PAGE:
How Star Trek: TNG could have made Counselor Troi more necessary

NEW YORK, NEW YORK - OCTOBER 08: Marina Sirtis speaks onstage at the Star Trek Universe panel during New York Comic Con on October 08, 2022 in New York City. (Photo by Eugene Gologursky/Getty Images for Paramount+)
NEW YORK, NEW YORK - OCTOBER 08: Marina Sirtis speaks onstage at the Star Trek Universe panel during New York Comic Con on October 08, 2022 in New York City. (Photo by Eugene Gologursky/Getty Images for Paramount+) /

Counselor Troi was not used to her full potential

When Star Trek: The Next Generation premiered, Counselor Troi was in a unique position as the first ship’s counselor in the franchise.  The Star Trek: The Original Series episode “Court Martial” briefly mentioned Bones was an expert in “space psychology,” yet it was not brought up again in any of the TOS episodes or movies, making Counselor Troi the first member of the crew whose job was focused on the mental health of her peers.

There is a perception among non-fans of TNG that Counselor Troi had no real role on the show since TNG did not utilize her role as counselor to showcase her training and how it could have helped improve the lives of the Enterprise-D crew by addressing their mental and emotional health.

Instead, Counselor Troi often ended up being written as a damsel in distress, conveying obvious information to the audience, and otherwise not having a great impact on the plot.  Later episodes did showcase her talents better, but she was not always seen as necessary to the series, which is very disheartening because when Counselor Troi was better utilized, she helped create better episodes that embraced the utopia the franchise was meant to embody where mental health was taken seriously and mental health services were respected.

Counselor Troi could have helped TNG be better

Although TNG was built on showcasing the utopia seen in TOS and exploring it further, parts of the series foreshadowed the darker turns the franchise would take in Star Trek: Deep Space Nine and Star Trek: Voyager as the crew dealt with the emotional repercussions of their journey, which would have given Counselor Troi the opportunity to help her crewmates have better lives.

For example, Security Chief Tasha Yar was from a dystopian failed colony and had fled it to join Starfleet, yet her mental health was never explored in TNG.  Although the treatment plans and mental health tools used for those suffering from PTSD have changed from when TNG was filmed, seeing Counselor Troi and Tasha Yar working together on Yar’s mental health could have helped many who had PTSD and destigmatized mental health struggles for others.  Yar could have come to Troi and explained how something unexpected made her uncomfortable then Troi could have explained how unexpected triggers are, how they can be smells, noises, tastes, or anything else.  Even the terrible episode “Code of Honor” had an avenue for this as Troi comments Yar is flattered by the attention paid to her even when it is negative then the two could have explored why Yar felt this way.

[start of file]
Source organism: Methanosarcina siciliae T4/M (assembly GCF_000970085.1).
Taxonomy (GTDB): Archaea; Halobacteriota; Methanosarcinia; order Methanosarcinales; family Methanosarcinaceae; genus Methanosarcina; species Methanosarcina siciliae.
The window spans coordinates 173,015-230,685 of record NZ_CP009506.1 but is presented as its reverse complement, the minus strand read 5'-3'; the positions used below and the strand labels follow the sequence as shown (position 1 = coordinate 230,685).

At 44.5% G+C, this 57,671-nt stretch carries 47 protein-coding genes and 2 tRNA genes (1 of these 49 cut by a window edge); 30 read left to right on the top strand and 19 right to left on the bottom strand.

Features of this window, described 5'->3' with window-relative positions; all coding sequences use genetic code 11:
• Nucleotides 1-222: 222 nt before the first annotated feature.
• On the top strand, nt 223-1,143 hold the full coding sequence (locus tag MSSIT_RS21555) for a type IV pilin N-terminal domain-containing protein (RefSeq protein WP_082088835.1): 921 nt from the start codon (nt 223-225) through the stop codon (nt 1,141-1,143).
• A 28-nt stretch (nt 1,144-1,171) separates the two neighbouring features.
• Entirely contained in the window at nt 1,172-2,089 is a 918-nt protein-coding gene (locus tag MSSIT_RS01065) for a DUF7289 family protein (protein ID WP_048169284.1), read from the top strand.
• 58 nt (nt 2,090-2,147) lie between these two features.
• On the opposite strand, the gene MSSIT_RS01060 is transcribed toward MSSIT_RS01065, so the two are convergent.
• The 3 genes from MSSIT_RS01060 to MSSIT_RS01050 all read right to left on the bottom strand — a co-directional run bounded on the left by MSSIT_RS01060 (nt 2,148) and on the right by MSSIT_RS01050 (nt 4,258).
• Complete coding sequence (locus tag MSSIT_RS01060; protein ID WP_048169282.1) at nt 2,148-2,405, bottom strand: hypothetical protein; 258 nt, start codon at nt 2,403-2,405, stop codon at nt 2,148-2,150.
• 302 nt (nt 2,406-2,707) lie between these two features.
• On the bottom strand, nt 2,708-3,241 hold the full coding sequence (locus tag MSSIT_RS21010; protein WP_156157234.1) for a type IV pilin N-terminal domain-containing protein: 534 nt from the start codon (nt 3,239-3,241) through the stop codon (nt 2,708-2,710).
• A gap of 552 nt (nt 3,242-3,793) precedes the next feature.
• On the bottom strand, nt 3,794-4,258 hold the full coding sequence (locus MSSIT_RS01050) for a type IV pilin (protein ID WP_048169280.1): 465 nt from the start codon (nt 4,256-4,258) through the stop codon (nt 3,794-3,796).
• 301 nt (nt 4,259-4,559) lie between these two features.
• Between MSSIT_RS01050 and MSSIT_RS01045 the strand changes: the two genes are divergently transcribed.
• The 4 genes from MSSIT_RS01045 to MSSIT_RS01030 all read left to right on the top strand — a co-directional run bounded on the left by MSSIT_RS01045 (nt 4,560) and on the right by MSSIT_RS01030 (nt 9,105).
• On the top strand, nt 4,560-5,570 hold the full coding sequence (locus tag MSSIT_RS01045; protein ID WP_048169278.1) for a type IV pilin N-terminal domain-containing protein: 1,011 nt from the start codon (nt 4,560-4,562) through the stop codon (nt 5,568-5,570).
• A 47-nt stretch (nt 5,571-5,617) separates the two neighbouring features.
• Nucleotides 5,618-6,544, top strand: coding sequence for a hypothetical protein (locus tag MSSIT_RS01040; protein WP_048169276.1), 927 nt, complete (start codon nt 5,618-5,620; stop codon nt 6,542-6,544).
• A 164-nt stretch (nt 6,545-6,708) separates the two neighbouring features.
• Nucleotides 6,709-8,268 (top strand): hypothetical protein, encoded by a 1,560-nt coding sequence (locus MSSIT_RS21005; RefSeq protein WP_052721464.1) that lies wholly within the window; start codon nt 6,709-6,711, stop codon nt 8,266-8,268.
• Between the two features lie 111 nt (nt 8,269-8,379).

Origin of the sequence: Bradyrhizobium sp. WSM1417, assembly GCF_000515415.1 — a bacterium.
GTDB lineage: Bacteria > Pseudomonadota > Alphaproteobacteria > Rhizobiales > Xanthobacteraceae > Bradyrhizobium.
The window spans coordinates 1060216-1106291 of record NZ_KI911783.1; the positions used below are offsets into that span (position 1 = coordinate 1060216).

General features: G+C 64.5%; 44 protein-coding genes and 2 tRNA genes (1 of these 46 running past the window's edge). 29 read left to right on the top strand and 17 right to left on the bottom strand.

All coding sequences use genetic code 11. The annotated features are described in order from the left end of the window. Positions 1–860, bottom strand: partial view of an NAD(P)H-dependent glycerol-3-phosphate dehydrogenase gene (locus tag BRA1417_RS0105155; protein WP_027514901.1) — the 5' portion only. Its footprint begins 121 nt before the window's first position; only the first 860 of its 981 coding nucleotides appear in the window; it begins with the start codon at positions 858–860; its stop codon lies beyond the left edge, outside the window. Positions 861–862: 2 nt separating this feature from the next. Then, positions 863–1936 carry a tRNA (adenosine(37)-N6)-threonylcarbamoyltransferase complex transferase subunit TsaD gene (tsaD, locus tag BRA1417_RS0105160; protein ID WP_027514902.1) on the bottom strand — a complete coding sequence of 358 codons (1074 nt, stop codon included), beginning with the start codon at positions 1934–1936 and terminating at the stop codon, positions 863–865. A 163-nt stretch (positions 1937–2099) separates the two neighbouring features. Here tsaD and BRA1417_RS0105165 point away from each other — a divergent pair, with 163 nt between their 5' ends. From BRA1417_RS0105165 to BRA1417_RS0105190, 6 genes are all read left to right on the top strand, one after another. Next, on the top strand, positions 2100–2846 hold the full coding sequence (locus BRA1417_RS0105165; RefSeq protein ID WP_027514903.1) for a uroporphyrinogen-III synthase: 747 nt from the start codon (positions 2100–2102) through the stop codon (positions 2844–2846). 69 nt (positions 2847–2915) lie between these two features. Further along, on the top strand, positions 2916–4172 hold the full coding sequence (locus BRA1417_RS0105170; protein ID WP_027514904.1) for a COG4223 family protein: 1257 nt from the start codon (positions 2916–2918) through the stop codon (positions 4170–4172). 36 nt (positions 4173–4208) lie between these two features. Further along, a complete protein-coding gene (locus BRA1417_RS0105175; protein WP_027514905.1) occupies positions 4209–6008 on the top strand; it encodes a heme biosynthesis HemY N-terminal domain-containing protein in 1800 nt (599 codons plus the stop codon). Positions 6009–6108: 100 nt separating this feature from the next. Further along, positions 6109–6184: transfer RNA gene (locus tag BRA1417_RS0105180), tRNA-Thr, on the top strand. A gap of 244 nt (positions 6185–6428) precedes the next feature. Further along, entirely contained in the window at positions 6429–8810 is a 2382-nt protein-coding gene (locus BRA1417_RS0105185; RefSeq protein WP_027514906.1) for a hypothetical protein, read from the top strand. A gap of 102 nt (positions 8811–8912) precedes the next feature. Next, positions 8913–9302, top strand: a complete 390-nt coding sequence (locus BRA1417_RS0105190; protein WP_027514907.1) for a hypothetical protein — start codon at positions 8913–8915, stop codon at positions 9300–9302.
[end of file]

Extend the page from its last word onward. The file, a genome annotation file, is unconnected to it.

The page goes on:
Even after Yar’s character was written off the show, Lieutenant Data and his quest to understand humanity could have been a perfect avenue for Counselor Troi to use her training to help the audience to explore humanity.  Data often struggled to connect with his fellow crew members because he did not always understand the emotional part of their decisions.  Counselor Troi could have used various techniques from psychiatrists and psychologists to explore why similar events impacted crew members in different ways.  The audience could also have learned from this as they might be able to understand similar real life examples of this.  This was briefly explored in the episode “Hero Worship” where a young boy, Timothy, tries to emulate Data following the death of his parents.  Data has spent years trying to understand human emotions yet Timothy wants to not feel those.  Counselor Troi explains to Data that by doing this Timothy is trying to process his grief over the loss of his parents.  Timothy and Data learn from each other during the episode as Data gets to see his actions from a human perspective and vice versa.

Counselor Troi could have opened the way for better understandings of mental health

If Counselor Troi had been written to embrace her training and skill set, TNG could have included many important conversations about mental health and how people can help others around them have better lives.  Unfortunately, Counselor Troi did not get very many scenes that focused on her role as ship’s counselor, the very role she was supposed to have on the Enterprise-D.

Several times throughout the series Counselor Troi could have helped move the action forward by using the various techniques and tools she had access to in order to help others, but often she became a damsel in distress or sometimes didn’t even appear in an episode.

If the writers had used Counselor Troi in her intended role to explore trauma with Tasha Yar or explore humanity with Data, TNG would have had the chance to deal with important topics that were not explored in TOS and set up some of the serious topics that DS9 or Voyager explored in their runs.

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